BY THE Court: The judges being decidedly of opinion, that every district court in the United States possesses all the powers of a court of admiralty, whether considered as an instance, or as a prize court, and that the plea of the aforesaid appellee, Pierre Arcade Johannene, to the jurisdiction of the district court of Maryland, is insufficient: therefore it is considered by the supreme court aforesaid, and now finally decreed and adjudged by the same, that the said plea be, and the same is hereby overruled and dismissed, and that the decree of the said district court of Maryland, founded thereon, be, and the same is hereby revoked, reversed, and annulled.
And the said supreme court being further clearly of opinion, that the district court of Maryland aforesaid has jurisdiction competent to inquire, and to decide, whether, in the present case, restitution ought to be made to the claimants, or either of them, in whole or in part, (that is, whether such restitution can be made consistently with the laws of nations and the treaties and laws of the United States,) therefore it is ordered and adjudged, that the said district court of Maryland do proceed to determine upon the libel of the said Alexander S. Glass, and others, agreeably to law and right, the said plea to the jurisdiction of the said court notwithstanding.
And the said supreme court being further of opinion, that no foreign power can of right institute, or erect, any court of judicature of any kind, within the jurisdiction of the United States, but such only as may be warranted by, and be in pursuance of treaties, it is therefore decreed and adjudged that the admiralty jurisdiction, which has been exercised in the United States by the consuls of France, not being so warranted, is not of right.
It is further ordered by the said supreme court, that this cause be, and it is hereby remanded to the district court for the Maryland dis. trict, for a final decision, and that the several parties to the same do each pay their own costs.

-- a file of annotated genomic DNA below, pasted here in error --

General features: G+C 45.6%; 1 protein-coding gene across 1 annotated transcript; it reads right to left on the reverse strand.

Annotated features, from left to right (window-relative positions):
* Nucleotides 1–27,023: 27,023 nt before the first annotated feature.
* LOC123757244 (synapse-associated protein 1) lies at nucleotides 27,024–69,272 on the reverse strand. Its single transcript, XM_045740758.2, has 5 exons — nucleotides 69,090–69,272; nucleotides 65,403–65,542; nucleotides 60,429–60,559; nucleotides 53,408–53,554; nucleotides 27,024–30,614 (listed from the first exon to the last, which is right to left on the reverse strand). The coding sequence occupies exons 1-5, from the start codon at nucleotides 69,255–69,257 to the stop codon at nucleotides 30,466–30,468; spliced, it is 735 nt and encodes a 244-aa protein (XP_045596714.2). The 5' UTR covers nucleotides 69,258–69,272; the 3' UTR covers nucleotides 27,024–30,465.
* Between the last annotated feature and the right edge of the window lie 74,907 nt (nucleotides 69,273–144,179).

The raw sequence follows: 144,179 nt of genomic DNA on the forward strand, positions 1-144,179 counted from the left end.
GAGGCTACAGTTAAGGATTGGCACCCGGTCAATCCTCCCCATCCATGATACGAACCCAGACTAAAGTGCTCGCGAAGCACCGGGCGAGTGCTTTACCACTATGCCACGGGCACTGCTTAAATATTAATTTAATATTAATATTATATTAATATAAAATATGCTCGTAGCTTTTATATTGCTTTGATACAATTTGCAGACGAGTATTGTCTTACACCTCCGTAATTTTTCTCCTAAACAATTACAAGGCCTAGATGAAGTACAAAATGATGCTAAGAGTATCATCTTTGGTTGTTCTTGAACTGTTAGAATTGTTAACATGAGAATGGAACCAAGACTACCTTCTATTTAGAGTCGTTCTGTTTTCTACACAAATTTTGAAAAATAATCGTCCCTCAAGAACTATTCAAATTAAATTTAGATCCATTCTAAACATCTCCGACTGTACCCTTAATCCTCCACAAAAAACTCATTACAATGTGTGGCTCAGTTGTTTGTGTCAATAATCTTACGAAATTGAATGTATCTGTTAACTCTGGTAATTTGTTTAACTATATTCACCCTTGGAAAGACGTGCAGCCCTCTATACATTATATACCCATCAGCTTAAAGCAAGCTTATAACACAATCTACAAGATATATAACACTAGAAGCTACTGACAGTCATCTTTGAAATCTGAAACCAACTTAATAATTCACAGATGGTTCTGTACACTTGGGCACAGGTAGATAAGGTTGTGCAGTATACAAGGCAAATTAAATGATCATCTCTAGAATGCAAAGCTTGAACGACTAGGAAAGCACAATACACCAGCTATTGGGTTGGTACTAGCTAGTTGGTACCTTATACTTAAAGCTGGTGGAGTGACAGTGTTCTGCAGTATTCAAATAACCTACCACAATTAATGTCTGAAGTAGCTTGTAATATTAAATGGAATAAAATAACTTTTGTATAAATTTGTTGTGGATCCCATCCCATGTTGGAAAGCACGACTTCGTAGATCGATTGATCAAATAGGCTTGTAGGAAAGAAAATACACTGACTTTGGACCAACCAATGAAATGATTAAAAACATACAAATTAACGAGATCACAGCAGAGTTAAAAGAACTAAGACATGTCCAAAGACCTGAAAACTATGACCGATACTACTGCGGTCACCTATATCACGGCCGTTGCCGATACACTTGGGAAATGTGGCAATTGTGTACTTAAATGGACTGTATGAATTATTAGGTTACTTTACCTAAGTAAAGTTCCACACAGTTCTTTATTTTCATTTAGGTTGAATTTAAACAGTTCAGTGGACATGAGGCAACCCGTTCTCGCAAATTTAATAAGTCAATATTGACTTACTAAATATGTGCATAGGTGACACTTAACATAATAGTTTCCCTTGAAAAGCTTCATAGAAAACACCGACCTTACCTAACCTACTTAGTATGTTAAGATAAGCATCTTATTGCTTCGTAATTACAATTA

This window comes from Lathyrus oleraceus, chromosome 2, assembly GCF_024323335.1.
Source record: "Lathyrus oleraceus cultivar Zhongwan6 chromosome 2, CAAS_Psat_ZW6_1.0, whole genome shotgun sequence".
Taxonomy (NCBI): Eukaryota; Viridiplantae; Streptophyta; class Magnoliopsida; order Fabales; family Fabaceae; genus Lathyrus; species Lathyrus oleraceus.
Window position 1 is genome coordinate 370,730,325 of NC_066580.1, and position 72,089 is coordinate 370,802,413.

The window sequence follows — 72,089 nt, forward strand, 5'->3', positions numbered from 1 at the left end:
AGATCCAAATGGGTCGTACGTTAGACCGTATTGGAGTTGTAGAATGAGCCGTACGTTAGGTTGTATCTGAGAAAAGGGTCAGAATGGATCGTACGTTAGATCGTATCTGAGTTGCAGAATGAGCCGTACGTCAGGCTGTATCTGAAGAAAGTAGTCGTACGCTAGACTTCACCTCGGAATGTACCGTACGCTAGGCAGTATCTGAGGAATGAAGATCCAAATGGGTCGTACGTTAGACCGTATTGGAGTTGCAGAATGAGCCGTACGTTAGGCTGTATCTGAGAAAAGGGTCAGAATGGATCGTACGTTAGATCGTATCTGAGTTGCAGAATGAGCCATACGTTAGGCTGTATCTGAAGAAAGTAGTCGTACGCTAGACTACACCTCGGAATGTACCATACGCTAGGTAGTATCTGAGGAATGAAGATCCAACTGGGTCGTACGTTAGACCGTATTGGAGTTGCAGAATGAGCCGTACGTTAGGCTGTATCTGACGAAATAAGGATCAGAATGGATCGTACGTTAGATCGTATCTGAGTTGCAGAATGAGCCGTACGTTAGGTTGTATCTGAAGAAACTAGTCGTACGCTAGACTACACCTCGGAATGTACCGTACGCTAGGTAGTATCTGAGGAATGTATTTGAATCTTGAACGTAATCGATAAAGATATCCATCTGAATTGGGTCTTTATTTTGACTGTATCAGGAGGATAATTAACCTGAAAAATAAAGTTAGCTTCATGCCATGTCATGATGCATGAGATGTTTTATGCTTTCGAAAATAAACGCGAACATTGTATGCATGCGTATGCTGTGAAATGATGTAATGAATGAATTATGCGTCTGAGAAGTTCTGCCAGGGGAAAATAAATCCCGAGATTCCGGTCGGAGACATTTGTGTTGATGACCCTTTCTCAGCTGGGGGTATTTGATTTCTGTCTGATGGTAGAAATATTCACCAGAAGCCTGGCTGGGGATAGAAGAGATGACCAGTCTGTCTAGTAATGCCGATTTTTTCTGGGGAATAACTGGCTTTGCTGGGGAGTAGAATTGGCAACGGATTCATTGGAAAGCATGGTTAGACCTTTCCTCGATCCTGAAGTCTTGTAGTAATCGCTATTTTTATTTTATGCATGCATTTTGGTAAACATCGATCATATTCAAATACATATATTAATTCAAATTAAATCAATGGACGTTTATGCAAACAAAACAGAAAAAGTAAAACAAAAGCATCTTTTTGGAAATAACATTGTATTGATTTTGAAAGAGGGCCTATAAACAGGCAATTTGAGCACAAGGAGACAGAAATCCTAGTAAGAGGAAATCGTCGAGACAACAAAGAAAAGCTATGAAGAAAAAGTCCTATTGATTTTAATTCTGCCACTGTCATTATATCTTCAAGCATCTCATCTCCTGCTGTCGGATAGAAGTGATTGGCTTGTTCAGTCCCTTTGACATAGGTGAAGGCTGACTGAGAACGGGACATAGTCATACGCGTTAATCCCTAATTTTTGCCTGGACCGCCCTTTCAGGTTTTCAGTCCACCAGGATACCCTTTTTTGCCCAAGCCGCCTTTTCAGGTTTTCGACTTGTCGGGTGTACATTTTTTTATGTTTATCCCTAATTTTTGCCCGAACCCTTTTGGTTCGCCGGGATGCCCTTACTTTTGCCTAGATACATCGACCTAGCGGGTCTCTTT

3 D. 54, 188; 8 C. 110; 1 W. 238; 8 H. 495.
Bingham v. Cabbot. 3 D.
[ *17 ]
*FEBRUARY TERM, 1795.
On the 16th of April, 1794, Chief Justice Jay was nominated, and, on the 19th of April, confirmed as Envoy Extraordinary to England. He did not sit during this term, and there was no Chief Justice until July, 1795.
The UNITED STATES V. HAMILTON.
3 D. 17.
A prisoner committed by a district judge, on a charge of treason, admitted to bail.
The prisoner had been committed upon the warrant of the district
judge of Pennsylvania, charging him with high treason; and [ *18 ] being now brought into court upon a habeas corpus, * the
court, after holding the subject for some days under advisement, directed the prisoner to be admitted to bail, himself in the sum of four thousand dollars, and two sureties each in the sum of two thousand dollars.
3 C. 448 ; 4 C. 75; 3 P. 193; 7 P. 568; 14 P. 614; 5 H. 176; 14 H. 103.
BINGHAM, Plaintiff in Error, v. Cabbot et al.
3 D, 19.
Whether a court of law has jurisdiction of a suit by the owners of a privateer, to recover
of a public agent of the United States, in a French port, the proceeds of property captured, but not adjudicated upon, and which went into the hands of such agent, " for whom
it might concern,” the court was equally divided in opinion. But if a court of law has jurisdiction, documentary evidence, showing in what character the
defendant below received the property, was admissible. A majority of the court being of opinion that the judgment below was erroneous, but being
equally divided whether the court below had jurisdiction, the judgment was reversed, but no venire facias de novo was awarded. Though the record shows the district judge was on the bench, if it also shows he did not
sit in the cause, he was absent in contemplation of law. The bill of exceptions is conclusive, and the court cannot suspect there was evidence not
shown by it.
This was a writ of error to the circuit court for the district of Massachusetts. The declaration contained six counts. The first was for goods sold, according to an account annexed, a form in use in the local practice of Massachusetts. The account annexed was: